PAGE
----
She didn't hear me.

I ran up to her -- high heels be damned -- still shouting. There was no response until I tapped her on the shoulder. Finally, she acknowledged me, and took the watch. She hasn't heard me because she was wearing earmuffs under her jacket hood.

She thanked me profusely. I meekly said it was no trouble and headed up the escalator.

I have no idea how much the watch was worth; I barely even looked at it. (I do know that it was silver and, by feel, it was somewhat dainty.) Instead, I thought about the watch that I've been wearing day in and day out -- the cheap watch that was once my mother's. I thought about the nicer watches in my jewelry box at home that I don't often wear. I wonder if that watch meant something to her, like my watch means to me. I hope it did.

I wonder why no one else stopped or tried to get her attention. I wonder why everyone just pushed ahead, trying to ignore it. Are those five, ten, maybe fifteen extra seconds really that valuable?

Monday, December 20, 2010


I graduated from law school on December 18, 1998, three weeks after I turned 23 years old. Nineteen months later, after the bar exam and an extra year spent getting my LL.M, I was sitting in my crappy apartment in a complex where one of the Gainesville murders took place, packing up my meager possessions into boxes, and waiting for the movers to come get my stuff to cart it a thousand miles north. Other than continuing education seminars, I was done with school, raring to enter the working world.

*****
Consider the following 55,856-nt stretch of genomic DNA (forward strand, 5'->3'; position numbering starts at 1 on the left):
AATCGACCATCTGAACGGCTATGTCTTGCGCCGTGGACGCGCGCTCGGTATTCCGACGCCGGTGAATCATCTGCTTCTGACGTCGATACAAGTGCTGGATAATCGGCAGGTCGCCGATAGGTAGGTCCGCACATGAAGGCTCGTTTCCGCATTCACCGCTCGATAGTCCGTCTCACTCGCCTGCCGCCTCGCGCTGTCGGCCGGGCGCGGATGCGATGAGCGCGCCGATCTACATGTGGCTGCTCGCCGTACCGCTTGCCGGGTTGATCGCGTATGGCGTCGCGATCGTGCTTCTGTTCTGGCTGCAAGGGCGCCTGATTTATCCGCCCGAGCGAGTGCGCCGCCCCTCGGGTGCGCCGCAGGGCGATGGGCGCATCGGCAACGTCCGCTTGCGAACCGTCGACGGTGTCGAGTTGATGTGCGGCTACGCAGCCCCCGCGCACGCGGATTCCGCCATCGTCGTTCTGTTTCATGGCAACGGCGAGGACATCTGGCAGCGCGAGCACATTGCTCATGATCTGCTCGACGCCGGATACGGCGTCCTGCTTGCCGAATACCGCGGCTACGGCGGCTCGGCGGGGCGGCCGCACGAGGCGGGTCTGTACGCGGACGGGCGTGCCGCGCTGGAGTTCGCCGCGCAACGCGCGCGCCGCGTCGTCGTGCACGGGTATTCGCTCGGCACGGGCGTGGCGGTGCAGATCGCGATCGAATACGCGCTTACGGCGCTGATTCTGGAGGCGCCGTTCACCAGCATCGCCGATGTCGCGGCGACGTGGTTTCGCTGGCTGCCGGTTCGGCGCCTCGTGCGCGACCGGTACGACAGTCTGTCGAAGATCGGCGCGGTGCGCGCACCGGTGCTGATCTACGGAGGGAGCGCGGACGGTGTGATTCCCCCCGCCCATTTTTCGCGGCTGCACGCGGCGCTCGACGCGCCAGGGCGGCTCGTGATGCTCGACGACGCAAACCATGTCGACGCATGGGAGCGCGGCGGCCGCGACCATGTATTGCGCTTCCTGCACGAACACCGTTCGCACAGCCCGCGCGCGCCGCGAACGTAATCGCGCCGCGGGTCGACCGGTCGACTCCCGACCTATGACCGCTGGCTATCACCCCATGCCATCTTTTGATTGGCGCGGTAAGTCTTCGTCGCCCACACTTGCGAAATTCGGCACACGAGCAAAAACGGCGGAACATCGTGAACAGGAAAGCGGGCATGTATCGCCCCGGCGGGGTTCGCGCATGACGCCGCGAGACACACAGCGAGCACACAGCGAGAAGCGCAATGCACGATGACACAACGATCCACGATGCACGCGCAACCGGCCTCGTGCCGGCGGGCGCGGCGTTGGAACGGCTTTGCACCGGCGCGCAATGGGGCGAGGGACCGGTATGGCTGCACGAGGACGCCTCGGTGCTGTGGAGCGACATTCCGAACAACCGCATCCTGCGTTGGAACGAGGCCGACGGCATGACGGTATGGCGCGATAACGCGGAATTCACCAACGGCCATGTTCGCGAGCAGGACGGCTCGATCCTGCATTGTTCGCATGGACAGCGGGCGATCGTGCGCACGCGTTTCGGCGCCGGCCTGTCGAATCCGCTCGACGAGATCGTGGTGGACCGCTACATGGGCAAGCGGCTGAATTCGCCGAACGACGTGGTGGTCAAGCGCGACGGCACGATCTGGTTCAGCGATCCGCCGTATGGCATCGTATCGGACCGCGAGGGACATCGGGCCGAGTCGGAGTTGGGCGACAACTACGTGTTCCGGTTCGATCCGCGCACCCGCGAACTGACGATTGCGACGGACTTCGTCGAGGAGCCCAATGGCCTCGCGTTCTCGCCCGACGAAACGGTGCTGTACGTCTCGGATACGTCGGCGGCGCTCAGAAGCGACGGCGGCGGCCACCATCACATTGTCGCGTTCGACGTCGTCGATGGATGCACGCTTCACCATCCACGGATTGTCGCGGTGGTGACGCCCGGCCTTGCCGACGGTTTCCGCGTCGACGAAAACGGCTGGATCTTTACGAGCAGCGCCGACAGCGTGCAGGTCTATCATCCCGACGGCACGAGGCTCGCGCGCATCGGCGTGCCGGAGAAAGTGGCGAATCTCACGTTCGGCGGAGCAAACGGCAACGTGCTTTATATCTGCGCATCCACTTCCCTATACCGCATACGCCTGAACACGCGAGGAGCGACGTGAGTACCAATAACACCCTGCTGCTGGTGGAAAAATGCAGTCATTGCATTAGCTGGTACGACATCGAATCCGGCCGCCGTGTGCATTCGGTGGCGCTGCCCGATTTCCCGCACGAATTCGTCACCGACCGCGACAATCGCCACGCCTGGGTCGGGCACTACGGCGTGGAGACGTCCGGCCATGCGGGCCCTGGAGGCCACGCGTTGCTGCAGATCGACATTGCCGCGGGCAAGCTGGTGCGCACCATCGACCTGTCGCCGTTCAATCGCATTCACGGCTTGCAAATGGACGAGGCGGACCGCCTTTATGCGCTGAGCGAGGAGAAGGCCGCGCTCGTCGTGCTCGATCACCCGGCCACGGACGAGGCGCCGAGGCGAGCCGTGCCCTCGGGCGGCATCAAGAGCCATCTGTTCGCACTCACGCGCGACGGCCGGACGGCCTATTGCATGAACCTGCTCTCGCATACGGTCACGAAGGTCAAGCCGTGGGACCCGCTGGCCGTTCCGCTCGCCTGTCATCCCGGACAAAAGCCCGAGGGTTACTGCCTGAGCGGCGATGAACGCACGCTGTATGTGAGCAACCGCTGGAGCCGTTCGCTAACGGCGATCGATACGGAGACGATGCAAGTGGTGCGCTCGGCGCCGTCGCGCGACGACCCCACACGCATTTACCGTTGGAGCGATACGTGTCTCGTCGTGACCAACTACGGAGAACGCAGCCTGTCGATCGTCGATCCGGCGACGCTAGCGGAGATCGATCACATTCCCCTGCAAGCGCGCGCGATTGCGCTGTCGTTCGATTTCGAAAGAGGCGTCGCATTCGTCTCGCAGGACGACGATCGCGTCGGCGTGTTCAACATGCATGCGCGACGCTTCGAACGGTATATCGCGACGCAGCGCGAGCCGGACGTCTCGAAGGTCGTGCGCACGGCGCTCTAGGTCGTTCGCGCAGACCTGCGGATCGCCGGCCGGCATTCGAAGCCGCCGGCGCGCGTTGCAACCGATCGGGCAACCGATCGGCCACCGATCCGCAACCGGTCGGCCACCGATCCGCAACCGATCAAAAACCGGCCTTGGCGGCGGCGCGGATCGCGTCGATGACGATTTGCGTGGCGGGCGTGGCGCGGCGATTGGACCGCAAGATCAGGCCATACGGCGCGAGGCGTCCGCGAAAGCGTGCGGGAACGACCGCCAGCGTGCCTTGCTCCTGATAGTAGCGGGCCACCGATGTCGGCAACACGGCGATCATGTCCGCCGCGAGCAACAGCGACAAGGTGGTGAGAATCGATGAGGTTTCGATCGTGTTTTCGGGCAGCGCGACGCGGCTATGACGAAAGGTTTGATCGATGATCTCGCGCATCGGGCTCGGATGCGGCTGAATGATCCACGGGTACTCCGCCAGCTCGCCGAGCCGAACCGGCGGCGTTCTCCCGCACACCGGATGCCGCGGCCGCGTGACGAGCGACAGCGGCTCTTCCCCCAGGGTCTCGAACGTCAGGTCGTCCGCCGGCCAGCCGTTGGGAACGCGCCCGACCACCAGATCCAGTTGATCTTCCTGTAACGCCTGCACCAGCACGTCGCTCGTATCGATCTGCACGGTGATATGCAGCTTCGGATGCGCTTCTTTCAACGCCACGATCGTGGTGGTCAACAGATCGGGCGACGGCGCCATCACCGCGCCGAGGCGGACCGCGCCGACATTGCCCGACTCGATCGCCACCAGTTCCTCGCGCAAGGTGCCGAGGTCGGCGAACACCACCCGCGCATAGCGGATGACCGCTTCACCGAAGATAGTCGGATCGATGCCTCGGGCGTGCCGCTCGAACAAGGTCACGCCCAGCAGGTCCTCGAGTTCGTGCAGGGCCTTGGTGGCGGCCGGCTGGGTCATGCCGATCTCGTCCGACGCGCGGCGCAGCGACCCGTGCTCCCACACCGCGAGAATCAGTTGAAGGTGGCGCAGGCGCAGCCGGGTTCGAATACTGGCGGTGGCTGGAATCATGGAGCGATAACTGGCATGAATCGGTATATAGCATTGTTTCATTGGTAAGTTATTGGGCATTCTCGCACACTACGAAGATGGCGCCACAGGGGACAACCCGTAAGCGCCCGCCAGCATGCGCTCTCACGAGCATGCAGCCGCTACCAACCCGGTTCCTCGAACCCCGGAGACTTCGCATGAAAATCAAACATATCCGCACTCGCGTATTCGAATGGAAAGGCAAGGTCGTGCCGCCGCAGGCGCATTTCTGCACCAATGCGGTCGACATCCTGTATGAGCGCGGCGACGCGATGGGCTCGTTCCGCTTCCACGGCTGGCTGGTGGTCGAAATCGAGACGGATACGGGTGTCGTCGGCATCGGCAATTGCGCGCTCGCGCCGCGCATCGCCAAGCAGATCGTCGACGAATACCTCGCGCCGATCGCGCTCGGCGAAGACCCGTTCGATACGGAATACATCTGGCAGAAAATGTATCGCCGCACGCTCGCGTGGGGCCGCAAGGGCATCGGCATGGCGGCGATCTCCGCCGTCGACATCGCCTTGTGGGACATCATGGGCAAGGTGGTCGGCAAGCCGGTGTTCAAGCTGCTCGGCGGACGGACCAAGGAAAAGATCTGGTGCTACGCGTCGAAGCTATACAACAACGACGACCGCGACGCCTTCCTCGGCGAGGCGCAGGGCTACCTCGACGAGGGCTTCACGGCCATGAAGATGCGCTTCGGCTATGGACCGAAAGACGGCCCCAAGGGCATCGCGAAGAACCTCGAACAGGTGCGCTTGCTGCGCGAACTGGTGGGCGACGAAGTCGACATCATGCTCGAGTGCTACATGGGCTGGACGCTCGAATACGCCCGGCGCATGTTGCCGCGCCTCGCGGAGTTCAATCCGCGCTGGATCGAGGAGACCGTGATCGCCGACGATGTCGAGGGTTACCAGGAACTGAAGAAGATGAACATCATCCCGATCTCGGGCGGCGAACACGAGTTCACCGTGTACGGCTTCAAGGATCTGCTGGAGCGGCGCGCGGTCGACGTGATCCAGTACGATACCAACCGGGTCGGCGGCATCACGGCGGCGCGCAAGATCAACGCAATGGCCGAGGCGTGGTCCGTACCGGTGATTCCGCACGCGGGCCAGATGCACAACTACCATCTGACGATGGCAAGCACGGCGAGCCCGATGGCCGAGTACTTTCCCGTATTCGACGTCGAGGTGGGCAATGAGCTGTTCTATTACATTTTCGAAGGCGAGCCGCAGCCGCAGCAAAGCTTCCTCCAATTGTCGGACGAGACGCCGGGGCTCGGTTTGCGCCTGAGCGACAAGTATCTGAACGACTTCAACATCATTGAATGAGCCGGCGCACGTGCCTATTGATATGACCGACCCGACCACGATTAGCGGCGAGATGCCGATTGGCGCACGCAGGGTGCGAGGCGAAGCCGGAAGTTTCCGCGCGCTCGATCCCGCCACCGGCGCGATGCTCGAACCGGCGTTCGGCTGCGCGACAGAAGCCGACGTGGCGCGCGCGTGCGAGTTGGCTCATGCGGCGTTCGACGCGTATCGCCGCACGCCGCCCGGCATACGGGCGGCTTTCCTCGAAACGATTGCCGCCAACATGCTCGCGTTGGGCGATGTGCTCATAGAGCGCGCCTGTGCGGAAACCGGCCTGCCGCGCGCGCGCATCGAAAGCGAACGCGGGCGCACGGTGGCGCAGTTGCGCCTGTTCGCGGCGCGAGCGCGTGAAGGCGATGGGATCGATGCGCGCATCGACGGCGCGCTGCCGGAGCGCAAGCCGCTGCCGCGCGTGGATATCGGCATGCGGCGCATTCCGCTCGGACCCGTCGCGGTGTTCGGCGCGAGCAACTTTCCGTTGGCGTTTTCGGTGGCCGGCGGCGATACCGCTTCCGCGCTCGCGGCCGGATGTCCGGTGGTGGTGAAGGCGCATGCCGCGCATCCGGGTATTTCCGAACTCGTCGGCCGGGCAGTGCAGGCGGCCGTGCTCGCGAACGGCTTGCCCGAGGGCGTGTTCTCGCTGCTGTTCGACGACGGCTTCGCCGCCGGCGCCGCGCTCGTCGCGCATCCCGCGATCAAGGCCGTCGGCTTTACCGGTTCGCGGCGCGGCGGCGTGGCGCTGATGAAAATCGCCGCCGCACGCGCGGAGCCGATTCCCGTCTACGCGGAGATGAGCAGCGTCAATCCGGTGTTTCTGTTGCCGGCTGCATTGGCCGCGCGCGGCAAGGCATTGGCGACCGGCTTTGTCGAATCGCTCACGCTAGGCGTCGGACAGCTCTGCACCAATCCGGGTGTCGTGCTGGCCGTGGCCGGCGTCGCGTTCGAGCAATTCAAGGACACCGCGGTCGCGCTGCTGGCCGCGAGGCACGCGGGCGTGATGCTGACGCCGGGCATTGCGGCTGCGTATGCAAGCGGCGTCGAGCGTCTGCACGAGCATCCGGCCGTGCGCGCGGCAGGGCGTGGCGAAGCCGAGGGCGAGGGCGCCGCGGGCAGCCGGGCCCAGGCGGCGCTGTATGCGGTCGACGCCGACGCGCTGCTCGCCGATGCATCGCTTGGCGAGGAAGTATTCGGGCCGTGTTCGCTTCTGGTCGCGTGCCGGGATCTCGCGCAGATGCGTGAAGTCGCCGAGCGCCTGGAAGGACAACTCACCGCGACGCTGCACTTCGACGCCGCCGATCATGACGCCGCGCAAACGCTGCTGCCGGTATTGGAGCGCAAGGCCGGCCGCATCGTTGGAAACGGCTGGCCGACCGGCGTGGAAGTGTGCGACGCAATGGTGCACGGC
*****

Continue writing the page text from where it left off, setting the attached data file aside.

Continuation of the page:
Or so I thought.

Which brings us to the beginning of 2010. After the loss of my mom, several painful failed relationships, and interminable work stresses, I found myself looking for something, well, more. That more turned into a graduate degree program at Georgetown. And as of a few minutes ago, I just turned in my final exam for my very first class.

I am proud of myself for finishing that first class, but I have so many more to go if I want to complete the degree program. I have no idea whether I’ll ever make it to the end, with work and responsibilities and (arguably) life. But still, in this moment, I am proud. Exhausted too.

Tuesday, December 07, 2010

A Note for Cate, Emma Claire, and Jack Edwards

Dear Cate, Emma Claire, and Jack,

I am so sorry for your loss.

You are probably going to hear a lot of that over the coming weeks, often from people like me who didn't know your mother at all, except for what they saw of her on television and read of her in newspapers and magazines and, occasionally, on the internet. We all feel like we knew your mother, but we didn't -- you did. Remember that when people say things that aren't so kind.

As someone who also lost her mother way too early -- also at age 61 -- I feel so incredibly sorry for you, and I can't help but give advice.

To begin with, you should probably be aware that the next few weeks, and months, and years are going to be really hard -- and really weird. It's hard to imagine right now, but you will eventually get through this. In the meantime, just try to roll with it as best you can. Feel what you are feeling. Talk about it -- to each other, to your loved ones, to your friends. Don't hold it in.